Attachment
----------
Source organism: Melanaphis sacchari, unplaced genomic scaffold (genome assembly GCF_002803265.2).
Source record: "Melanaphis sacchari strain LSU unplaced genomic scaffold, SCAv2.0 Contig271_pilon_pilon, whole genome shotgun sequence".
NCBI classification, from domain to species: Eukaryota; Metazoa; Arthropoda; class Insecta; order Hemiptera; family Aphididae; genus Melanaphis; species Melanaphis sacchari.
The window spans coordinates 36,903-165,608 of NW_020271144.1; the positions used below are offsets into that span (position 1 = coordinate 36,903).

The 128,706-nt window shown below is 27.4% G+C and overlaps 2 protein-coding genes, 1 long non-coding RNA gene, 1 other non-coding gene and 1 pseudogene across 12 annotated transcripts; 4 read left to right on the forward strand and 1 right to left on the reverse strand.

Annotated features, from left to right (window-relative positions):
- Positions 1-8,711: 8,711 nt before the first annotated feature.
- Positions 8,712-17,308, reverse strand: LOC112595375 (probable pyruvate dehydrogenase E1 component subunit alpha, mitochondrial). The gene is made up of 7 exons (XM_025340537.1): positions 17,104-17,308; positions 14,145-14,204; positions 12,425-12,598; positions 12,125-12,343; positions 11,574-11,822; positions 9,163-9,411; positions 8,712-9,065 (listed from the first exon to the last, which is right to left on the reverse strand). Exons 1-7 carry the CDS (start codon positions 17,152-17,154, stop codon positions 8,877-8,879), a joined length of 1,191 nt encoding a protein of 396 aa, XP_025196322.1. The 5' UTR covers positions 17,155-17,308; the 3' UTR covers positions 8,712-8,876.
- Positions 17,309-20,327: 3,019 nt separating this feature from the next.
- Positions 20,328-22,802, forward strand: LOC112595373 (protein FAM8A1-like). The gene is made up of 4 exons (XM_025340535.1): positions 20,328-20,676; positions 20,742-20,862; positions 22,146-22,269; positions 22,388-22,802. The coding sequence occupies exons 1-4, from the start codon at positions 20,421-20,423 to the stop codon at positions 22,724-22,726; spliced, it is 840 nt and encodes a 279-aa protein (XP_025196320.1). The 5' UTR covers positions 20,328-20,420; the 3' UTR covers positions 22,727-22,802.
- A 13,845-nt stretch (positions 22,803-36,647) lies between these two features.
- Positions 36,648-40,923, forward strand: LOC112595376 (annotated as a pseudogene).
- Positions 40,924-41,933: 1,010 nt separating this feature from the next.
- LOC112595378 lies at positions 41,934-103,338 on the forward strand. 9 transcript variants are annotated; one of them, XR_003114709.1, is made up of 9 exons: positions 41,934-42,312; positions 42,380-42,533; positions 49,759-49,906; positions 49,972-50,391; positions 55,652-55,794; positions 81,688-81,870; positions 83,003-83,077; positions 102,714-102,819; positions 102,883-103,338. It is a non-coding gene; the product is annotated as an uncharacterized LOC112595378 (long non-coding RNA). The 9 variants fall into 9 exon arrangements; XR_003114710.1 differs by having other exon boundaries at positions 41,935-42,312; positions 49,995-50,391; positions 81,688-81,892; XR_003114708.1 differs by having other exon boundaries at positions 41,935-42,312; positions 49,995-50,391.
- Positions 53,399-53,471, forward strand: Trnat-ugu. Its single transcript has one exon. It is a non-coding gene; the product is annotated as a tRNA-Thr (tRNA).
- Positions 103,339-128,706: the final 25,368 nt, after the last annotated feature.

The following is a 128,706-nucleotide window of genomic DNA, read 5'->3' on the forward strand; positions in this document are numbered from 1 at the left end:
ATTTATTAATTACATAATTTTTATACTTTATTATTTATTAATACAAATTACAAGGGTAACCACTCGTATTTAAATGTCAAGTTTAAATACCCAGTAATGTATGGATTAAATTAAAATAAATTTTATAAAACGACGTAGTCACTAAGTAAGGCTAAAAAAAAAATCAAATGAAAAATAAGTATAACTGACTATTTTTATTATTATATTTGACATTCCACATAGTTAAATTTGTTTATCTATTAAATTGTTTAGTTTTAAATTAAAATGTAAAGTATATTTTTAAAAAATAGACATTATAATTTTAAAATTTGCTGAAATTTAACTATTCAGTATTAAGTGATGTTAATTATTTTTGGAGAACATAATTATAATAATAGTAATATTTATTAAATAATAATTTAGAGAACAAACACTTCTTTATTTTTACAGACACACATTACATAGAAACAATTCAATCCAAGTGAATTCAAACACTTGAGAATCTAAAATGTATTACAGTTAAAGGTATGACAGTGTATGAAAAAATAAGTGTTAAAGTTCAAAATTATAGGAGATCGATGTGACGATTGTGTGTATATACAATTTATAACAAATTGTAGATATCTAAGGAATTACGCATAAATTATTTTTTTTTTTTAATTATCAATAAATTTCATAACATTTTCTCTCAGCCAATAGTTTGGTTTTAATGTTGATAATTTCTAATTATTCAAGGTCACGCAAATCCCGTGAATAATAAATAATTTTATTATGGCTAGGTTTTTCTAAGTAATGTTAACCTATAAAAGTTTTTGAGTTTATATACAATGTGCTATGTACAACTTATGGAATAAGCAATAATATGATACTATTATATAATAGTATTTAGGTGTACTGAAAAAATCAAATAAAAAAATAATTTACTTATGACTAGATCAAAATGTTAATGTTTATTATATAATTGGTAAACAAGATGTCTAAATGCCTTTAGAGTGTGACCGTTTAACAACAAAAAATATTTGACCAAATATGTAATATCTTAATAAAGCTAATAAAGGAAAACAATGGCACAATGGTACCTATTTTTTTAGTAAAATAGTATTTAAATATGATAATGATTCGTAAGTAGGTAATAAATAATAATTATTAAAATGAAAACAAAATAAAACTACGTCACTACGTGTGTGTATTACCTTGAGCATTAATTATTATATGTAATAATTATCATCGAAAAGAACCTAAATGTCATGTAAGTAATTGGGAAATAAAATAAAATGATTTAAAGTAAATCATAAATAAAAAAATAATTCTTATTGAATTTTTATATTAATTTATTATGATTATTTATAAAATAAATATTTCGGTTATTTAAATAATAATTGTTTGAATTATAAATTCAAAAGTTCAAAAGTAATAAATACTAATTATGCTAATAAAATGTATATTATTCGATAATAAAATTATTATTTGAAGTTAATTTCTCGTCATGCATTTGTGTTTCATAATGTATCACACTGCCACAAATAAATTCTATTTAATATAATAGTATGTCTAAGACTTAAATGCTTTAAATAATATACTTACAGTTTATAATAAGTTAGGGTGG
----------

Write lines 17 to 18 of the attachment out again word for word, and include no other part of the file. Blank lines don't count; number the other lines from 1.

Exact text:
The following is a 128,706-nucleotide window of genomic DNA, read 5'->3' on the forward strand; positions in this document are numbered from 1 at the left end:
ATTTATTAATTACATAATTTTTATACTTTATTATTTATTAATACAAATTACAAGGGTAACCACTCGTATTTAAATGTCAAGTTTAAATACCCAGTAATGTATGGATTAAATTAAAATAAATTTTATAAAACGACGTAGTCACTAAGTAAGGCTAAAAAAAAAATCAAATGAAAAATAAGTATAACTGACTATTTTTATTATTATATTTGACATTCCACATAGTTAAATTTGTTTATCTATTAAATTGTTTAGTTTTAAATTAAAATGTAAAGTATATTTTTAAAAAATAGACATTATAATTTTAAAATTTGCTGAAATTTAACTATTCAGTATTAAGTGATGTTAATTATTTTTGGAGAACATAATTATAATAATAGTAATATTTATTAAATAATAATTTAGAGAACAAACACTTCTTTATTTTTACAGACACACATTACATAGAAACAATTCAATCCAAGTGAATTCAAACACTTGAGAATCTAAAATGTATTACAGTTAAAGGTATGACAGTGTATGAAAAAATAAGTGTTAAAGTTCAAAATTATAGGAGATCGATGTGACGATTGTGTGTATATACAATTTATAACAAATTGTAGATATCTAAGGAATTACGCATAAATTATTTTTTTTTTTTAATTATCAATAAATTTCATAACATTTTCTCTCAGCCAATAGTTTGGTTTTAATGTTGATAATTTCTAATTATTCAAGGTCACGCAAATCCCGTGAATAATAAATAATTTTATTATGGCTAGGTTTTTCTAAGTAATGTTAACCTATAAAAGTTTTTGAGTTTATATACAATGTGCTATGTACAACTTATGGAATAAGCAATAATATGATACTATTATATAATAGTATTTAGGTGTACTGAAAAAATCAAATAAAAAAATAATTTACTTATGACTAGATCAAAATGTTAATGTTTATTATATAATTGGTAAACAAGATGTCTAAATGCCTTTAGAGTGTGACCGTTTAACAACAAAAAATATTTGACCAAATATGTAATATCTTAATAAAGCTAATAAAGGAAAACAATGGCACAATGGTACCTATTTTTTTAGTAAAATAGTATTTAAATATGATAATGATTCGTAAGTAGGTAATAAATAATAATTATTAAAATGAAAACAAAATAAAACTACGTCACTACGTGTGTGTATTACCTTGAGCATTAATTATTATATGTAATAATTATCATCGAAAAGAACCTAAATGTCATGTAAGTAATTGGGAAATAAAATAAAATGATTTAAAGTAAATCATAAATAAAAAAATAATTCTTATTGAATTTTTATATTAATTTATTATGATTATTTATAAAATAAATATTTCGGTTATTTAAATAATAATTGTTTGAATTATAAATTCAAAAGTTCAAAAGTAATAAATACTAATTATGCTAATAAAATGTATATTATTCGATAATAAAATTATTATTTGAAGTTAATTTCTCGTCATGCATTTGTGTTTCATAATGTATCACACTGCCACAAATAAATTCTATTTAATATAATAGTATGTCTAAGACTTAAATGCTTTAAATAATATACTTACAGTTTATAATAAGTTAGGGTGG